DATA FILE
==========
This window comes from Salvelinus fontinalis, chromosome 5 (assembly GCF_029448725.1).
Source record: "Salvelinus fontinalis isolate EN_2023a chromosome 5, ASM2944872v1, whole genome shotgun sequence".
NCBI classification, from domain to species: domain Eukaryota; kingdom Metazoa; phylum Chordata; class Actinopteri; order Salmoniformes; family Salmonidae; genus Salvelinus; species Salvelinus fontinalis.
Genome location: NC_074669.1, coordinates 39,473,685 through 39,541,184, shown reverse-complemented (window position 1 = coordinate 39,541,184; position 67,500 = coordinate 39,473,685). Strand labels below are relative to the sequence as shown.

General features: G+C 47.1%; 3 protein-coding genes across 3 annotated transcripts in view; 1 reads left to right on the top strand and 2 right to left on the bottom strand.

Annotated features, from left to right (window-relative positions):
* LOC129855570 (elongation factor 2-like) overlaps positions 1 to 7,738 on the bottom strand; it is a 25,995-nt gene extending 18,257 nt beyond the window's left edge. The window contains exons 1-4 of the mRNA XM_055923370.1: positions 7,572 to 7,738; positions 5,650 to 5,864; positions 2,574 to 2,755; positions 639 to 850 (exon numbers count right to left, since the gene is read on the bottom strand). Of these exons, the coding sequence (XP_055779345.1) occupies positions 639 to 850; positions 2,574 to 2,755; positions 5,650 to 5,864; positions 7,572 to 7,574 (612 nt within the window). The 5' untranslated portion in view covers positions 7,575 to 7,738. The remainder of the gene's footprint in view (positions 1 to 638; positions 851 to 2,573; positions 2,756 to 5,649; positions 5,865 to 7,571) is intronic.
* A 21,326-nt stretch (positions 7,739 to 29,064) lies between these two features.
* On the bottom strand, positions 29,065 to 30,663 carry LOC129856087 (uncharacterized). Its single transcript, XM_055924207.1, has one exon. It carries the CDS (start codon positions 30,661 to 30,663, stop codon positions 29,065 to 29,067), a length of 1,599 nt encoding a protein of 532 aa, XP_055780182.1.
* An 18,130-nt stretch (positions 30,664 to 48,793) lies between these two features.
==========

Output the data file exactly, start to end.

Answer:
This window comes from Salvelinus fontinalis, chromosome 5 (assembly GCF_029448725.1).
Source record: "Salvelinus fontinalis isolate EN_2023a chromosome 5, ASM2944872v1, whole genome shotgun sequence".
NCBI classification, from domain to species: domain Eukaryota; kingdom Metazoa; phylum Chordata; class Actinopteri; order Salmoniformes; family Salmonidae; genus Salvelinus; species Salvelinus fontinalis.
Genome location: NC_074669.1, coordinates 39,473,685 through 39,541,184, shown reverse-complemented (window position 1 = coordinate 39,541,184; position 67,500 = coordinate 39,473,685). Strand labels below are relative to the sequence as shown.

General features: G+C 47.1%; 3 protein-coding genes across 3 annotated transcripts in view; 1 reads left to right on the top strand and 2 right to left on the bottom strand.

Annotated features, from left to right (window-relative positions):
* LOC129855570 (elongation factor 2-like) overlaps positions 1 to 7,738 on the bottom strand; it is a 25,995-nt gene extending 18,257 nt beyond the window's left edge. The window contains exons 1-4 of the mRNA XM_055923370.1: positions 7,572 to 7,738; positions 5,650 to 5,864; positions 2,574 to 2,755; positions 639 to 850 (exon numbers count right to left, since the gene is read on the bottom strand). Of these exons, the coding sequence (XP_055779345.1) occupies positions 639 to 850; positions 2,574 to 2,755; positions 5,650 to 5,864; positions 7,572 to 7,574 (612 nt within the window). The 5' untranslated portion in view covers positions 7,575 to 7,738. The remainder of the gene's footprint in view (positions 1 to 638; positions 851 to 2,573; positions 2,756 to 5,649; positions 5,865 to 7,571) is intronic.
* A 21,326-nt stretch (positions 7,739 to 29,064) lies between these two features.
* On the bottom strand, positions 29,065 to 30,663 carry LOC129856087 (uncharacterized). Its single transcript, XM_055924207.1, has one exon. It carries the CDS (start codon positions 30,661 to 30,663, stop codon positions 29,065 to 29,067), a length of 1,599 nt encoding a protein of 532 aa, XP_055780182.1.
* An 18,130-nt stretch (positions 30,664 to 48,793) lies between these two features.